The sugar and the fat-gel emulsion were stirred in a Sunbeam Mixmaster at medium speed until a creamy batter was obtained. The eggs and vanilla extract were added, and stirring was continued until the batter was again homogeneous. The remaining ingredients were manually mixed, then slowly added to the batter while stirring at low speed, and stirring was continued until the resulting dough was homogeneous. The dough was refrigerated for at least three hours. Balls of the dough, 13 grams each, were scooped onto a coookie sheet, flattened to uniform height with a utensil which had been dipped in sugar, and baked for 10 minutes at 190° C. The resulting cookies, containing 8.5% fat, were found acceptable when compared organoleptically with a control cookie containing 27% fat.

EXAMPLE 17 Nonpourable Emulsion Agar qel - Anhydrous Milkfat

An agar solution was prepared by dissolving 10.0 grams of food-grade agar in 990 grams of distilled water with stirring and heating to 95° C. The agar solution was cooled to about 60° C. and added with stirring to a hot (60° C.) solution of 16.6 grams of Dur-Em 117 emulsifier (Durkee Industrial Foods Corp. mono- and diglycerides) in 333 grams of molten anhydrous milkfat (Mid-America Farms). Stirring was continued for about 30 minutes while the mixture cooled to 25°-30° C. The resulting emulsion was stored in a refrigerator at approximately 5° C. for 24 hours prior to use.

EXAMPLE 18 Nonpourable Emulsion Agar Gel - Partially Hydrogenated Soybean and Cottonseed Oil

An agar solution was prepared by dissolving 7.5 grams of food-grade agar in 1492 grams of distilled water with stirring and heating to 95° C. The agar solution was cooled to about 60° C., the pH was adjusted to about 3 with phosphoric acid, and the still-hot solution was added with stirring to a hot (60° C.) solution of 32.5 grams of Dur-Em 117 emulsifier (Durkee Industrial Foods Corp. mono- and diglycerides) in 750 grams of molten Tem Cote IE fat (Bunge Foods partially hydrogenated soybean and cottonseed oil). Stirring was continued for about 30 minutes while the mixture cooled to 25°-30° C. The resulting emulsion was passed through a two-stage homogenizer (2500 pounds per square inch followed by 500 pounds per square inch), then stored in a refrigerator at approximately 5° C. for 24 hours prior to use.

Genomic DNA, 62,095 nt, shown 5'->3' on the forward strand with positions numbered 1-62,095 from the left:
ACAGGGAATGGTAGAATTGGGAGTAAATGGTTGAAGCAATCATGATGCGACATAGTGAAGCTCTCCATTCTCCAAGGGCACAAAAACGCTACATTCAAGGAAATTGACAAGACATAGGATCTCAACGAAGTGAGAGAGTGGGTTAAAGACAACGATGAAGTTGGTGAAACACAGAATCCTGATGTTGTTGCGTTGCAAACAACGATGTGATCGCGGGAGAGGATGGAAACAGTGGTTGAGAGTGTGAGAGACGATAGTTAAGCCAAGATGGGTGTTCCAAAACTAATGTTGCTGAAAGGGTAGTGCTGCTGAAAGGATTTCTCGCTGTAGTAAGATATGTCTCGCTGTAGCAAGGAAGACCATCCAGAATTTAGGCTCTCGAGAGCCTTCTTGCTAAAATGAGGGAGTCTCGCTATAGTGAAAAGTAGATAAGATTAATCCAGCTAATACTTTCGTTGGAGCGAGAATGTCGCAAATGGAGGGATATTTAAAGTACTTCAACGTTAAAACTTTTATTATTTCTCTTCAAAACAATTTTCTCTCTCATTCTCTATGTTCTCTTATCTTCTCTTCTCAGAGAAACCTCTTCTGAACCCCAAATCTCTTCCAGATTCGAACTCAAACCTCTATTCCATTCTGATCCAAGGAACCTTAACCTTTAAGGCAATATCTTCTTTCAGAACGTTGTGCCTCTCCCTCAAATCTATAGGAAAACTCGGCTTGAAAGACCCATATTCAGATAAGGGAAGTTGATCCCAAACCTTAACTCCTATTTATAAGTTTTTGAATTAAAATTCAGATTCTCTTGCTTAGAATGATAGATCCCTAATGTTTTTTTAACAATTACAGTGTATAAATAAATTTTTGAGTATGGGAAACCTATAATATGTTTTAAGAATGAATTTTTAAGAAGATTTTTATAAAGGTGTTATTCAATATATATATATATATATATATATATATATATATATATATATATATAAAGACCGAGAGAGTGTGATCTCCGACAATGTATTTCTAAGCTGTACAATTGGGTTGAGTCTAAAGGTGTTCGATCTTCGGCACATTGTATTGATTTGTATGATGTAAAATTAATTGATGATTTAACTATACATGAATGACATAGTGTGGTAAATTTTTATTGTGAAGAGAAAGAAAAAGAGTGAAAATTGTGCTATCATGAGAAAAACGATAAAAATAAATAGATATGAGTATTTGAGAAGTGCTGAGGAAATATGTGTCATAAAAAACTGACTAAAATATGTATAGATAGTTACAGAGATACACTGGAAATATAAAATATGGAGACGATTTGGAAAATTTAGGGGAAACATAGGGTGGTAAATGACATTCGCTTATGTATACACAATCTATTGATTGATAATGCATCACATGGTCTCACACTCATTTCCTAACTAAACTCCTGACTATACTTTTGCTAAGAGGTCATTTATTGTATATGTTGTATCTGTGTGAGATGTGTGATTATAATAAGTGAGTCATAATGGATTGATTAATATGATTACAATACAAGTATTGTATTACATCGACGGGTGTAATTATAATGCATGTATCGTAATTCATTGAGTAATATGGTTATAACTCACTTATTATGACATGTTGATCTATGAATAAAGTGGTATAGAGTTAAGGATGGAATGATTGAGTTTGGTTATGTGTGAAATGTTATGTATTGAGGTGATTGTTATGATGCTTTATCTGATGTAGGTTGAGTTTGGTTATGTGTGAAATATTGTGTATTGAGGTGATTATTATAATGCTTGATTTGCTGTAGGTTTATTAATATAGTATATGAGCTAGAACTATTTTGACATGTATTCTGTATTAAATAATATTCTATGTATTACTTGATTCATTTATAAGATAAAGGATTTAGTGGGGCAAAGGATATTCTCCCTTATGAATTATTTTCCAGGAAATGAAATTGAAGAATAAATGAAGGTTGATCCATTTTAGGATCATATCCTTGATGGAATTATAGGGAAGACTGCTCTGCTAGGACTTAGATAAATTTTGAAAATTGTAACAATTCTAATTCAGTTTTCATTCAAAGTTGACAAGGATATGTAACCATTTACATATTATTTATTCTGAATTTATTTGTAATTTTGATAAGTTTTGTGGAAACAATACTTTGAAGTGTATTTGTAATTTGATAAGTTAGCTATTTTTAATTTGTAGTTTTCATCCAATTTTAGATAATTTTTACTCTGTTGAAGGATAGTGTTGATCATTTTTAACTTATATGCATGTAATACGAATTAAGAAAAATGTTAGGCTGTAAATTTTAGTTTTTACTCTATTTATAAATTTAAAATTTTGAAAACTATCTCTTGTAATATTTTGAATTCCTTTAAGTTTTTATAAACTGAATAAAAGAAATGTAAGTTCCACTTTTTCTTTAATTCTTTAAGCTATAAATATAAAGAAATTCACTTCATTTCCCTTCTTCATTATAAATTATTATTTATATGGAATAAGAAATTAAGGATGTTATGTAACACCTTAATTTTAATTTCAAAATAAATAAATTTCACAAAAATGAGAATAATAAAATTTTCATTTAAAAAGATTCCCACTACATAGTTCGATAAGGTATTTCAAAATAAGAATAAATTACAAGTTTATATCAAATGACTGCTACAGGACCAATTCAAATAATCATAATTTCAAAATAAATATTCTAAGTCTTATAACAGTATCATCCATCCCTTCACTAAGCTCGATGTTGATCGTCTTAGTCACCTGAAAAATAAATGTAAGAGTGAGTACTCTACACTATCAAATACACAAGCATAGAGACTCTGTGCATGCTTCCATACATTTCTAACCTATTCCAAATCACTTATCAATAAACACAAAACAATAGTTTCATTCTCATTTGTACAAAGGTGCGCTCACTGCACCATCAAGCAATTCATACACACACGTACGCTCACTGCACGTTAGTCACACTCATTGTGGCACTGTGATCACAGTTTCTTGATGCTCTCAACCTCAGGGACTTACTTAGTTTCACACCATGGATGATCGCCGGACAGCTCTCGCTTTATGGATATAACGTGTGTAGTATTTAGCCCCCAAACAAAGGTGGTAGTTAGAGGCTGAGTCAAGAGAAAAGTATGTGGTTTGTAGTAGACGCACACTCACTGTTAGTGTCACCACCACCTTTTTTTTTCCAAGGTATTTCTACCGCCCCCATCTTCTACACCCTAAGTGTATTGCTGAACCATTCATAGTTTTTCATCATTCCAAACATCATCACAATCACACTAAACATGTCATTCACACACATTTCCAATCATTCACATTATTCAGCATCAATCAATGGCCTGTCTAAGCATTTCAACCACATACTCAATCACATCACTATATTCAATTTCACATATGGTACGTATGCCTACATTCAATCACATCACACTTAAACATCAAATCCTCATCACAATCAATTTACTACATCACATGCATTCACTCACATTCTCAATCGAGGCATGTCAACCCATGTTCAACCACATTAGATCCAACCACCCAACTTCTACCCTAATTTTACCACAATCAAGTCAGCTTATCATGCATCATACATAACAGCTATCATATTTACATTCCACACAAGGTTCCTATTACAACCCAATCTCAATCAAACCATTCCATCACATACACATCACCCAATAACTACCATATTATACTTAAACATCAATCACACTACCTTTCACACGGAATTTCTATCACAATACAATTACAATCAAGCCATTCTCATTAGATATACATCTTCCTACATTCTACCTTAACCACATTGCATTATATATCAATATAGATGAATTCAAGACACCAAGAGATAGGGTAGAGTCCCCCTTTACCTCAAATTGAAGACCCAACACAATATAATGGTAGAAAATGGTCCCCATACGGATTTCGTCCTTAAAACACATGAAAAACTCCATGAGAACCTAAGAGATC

EXAMPLE 19 Nonpourable Emulsion Carrageenan Gel - Partially Hydrogenated Soybean and Cottenseed Oil

A carrageenan solution was prepared by dissolving 15.0 grams of Gelcarin DG 764B carrageenan (Marine Colloids Division of FMC) in 1485 grams of distilled water in a blender at medium speed. The resulting solution was heated to 55°-60° C. and adjusted to a pH of about 3 with phosphoric acid, then added slowly with stirring to a hot (55°-60° C.) solution of 32.5 grams of Dur-Em 117 emulsifier (Durkee Industrial Foods Corp. mono- and diglycerides) in 750 grams of molten Tem Cote IE fat (Bunge Foods partially hydrogenated soybean and cottonseed oil). Stirring was continued for about 30 minutes while the mixture cooled to 25°-30° C. The resulting emulsion was passed through a two-stage homogenizer (2500 pounds per square inch followed by 500 pounds per square inch), then stored in a refrigerator at approximately 5° C. for 24 hours prior to use.

EXAMPLE 20 Nonpourable Emulsion Agar Gel - Partially Hydrogenated Soybean Oil

An agar solution was prepared by dissolving 4.0 grams of food-grade agar in 296 grams of distilled water with stirring and heating to 95° C. The agar solution was cooled to about 60° C. and added with stirring to a hot (60° C.) solution of 7.1 grams of Dur-Em 117 emulsifier (Durkee Industrial Foods Corp. mono- and diglycerides) in 142 grams of molten Tem Plus 95 fat (Bunge Foods partially hydrogenated soybean oil). Stirring was continued for about 30 minutes while the mixture cooled to 25°-30° C. The resulting emulsion was stored in a refrigerator at approximately 5° C. for 24 hours prior to use.

EXAMPLE 21 Nonpourable Emulsion Agar Gel - Partially Hydrogenated Soybean and Cottonseed Oil

An agar solution was prepared by dissolving 26.8 grams of food-grade agar in 1973 grams of distilled water with stirring and heating to 95° C. The agar solution was held at 95° C. for 30 minutes, then added without stirring to a hot (about 60° C.) solution of 50.0 grams of Dur-Em 117 emulsifier (Durkee Industrial Foods Corp. mono- and diglycerides) in 1000 grams of molten Kaomel fat (Durkee Industrial Foods Corp. partially hydrogenated soybean and cottonseed oil). The mixture was allowed to cool to about 75° C., held at this temperature for about 30 minutes, then allowed to cool to 30° C. while stirring. The emulsion was adjusted to pH 3.0 with phosphoric acid, then stored in a refrigerator at approximately 5° C. for 24 hours prior to use.